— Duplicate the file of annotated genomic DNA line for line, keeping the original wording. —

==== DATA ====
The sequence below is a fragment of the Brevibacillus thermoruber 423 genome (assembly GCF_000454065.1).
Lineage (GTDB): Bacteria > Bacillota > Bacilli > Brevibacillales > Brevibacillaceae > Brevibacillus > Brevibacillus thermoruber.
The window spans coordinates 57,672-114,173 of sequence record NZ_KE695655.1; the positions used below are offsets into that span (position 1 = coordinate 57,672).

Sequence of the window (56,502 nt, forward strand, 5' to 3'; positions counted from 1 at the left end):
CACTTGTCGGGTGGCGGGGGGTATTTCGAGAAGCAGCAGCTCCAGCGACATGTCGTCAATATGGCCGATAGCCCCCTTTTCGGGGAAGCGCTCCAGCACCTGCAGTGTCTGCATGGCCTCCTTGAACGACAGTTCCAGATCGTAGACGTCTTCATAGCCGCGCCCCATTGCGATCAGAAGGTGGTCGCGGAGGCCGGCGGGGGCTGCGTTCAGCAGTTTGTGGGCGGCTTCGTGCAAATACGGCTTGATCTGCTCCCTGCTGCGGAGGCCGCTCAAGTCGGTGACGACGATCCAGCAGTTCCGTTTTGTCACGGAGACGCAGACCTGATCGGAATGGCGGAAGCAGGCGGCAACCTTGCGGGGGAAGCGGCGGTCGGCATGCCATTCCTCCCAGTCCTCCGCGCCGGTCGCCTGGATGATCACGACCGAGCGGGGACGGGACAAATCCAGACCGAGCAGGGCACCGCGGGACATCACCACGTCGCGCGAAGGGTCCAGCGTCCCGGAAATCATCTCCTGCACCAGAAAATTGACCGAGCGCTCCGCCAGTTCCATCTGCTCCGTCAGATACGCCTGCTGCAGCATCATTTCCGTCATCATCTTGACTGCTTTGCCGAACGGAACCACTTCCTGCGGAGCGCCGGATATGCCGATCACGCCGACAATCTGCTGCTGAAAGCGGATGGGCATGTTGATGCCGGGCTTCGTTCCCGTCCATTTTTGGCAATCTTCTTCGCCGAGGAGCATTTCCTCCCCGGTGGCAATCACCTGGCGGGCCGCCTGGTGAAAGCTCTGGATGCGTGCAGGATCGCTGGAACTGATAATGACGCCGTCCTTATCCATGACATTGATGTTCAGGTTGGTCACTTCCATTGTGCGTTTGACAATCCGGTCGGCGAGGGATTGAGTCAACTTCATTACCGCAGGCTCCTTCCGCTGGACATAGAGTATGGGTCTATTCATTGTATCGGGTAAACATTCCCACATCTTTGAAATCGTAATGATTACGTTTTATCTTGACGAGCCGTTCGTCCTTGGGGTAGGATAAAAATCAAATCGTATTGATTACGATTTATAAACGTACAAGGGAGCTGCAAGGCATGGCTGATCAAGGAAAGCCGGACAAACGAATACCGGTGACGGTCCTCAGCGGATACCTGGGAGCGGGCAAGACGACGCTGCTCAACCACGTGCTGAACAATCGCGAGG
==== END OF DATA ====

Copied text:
The sequence below is a fragment of the Brevibacillus thermoruber 423 genome (assembly GCF_000454065.1).
Lineage (GTDB): Bacteria > Bacillota > Bacilli > Brevibacillales > Brevibacillaceae > Brevibacillus > Brevibacillus thermoruber.
The window spans coordinates 57,672-114,173 of sequence record NZ_KE695655.1; the positions used below are offsets into that span (position 1 = coordinate 57,672).

Sequence of the window (56,502 nt, forward strand, 5' to 3'; positions counted from 1 at the left end):
CACTTGTCGGGTGGCGGGGGGTATTTCGAGAAGCAGCAGCTCCAGCGACATGTCGTCAATATGGCCGATAGCCCCCTTTTCGGGGAAGCGCTCCAGCACCTGCAGTGTCTGCATGGCCTCCTTGAACGACAGTTCCAGATCGTAGACGTCTTCATAGCCGCGCCCCATTGCGATCAGAAGGTGGTCGCGGAGGCCGGCGGGGGCTGCGTTCAGCAGTTTGTGGGCGGCTTCGTGCAAATACGGCTTGATCTGCTCCCTGCTGCGGAGGCCGCTCAAGTCGGTGACGACGATCCAGCAGTTCCGTTTTGTCACGGAGACGCAGACCTGATCGGAATGGCGGAAGCAGGCGGCAACCTTGCGGGGGAAGCGGCGGTCGGCATGCCATTCCTCCCAGTCCTCCGCGCCGGTCGCCTGGATGATCACGACCGAGCGGGGACGGGACAAATCCAGACCGAGCAGGGCACCGCGGGACATCACCACGTCGCGCGAAGGGTCCAGCGTCCCGGAAATCATCTCCTGCACCAGAAAATTGACCGAGCGCTCCGCCAGTTCCATCTGCTCCGTCAGATACGCCTGCTGCAGCATCATTTCCGTCATCATCTTGACTGCTTTGCCGAACGGAACCACTTCCTGCGGAGCGCCGGATATGCCGATCACGCCGACAATCTGCTGCTGAAAGCGGATGGGCATGTTGATGCCGGGCTTCGTTCCCGTCCATTTTTGGCAATCTTCTTCGCCGAGGAGCATTTCCTCCCCGGTGGCAATCACCTGGCGGGCCGCCTGGTGAAAGCTCTGGATGCGTGCAGGATCGCTGGAACTGATAATGACGCCGTCCTTATCCATGACATTGATGTTCAGGTTGGTCACTTCCATTGTGCGTTTGACAATCCGGTCGGCGAGGGATTGAGTCAACTTCATTACCGCAGGCTCCTTCCGCTGGACATAGAGTATGGGTCTATTCATTGTATCGGGTAAACATTCCCACATCTTTGAAATCGTAATGATTACGTTTTATCTTGACGAGCCGTTCGTCCTTGGGGTAGGATAAAAATCAAATCGTATTGATTACGATTTATAAACGTACAAGGGAGCTGCAAGGCATGGCTGATCAAGGAAAGCCGGACAAACGAATACCGGTGACGGTCCTCAGCGGATACCTGGGAGCGGGCAAGACGACGCTGCTCAACCACGTGCTGAACAATCGCGAGG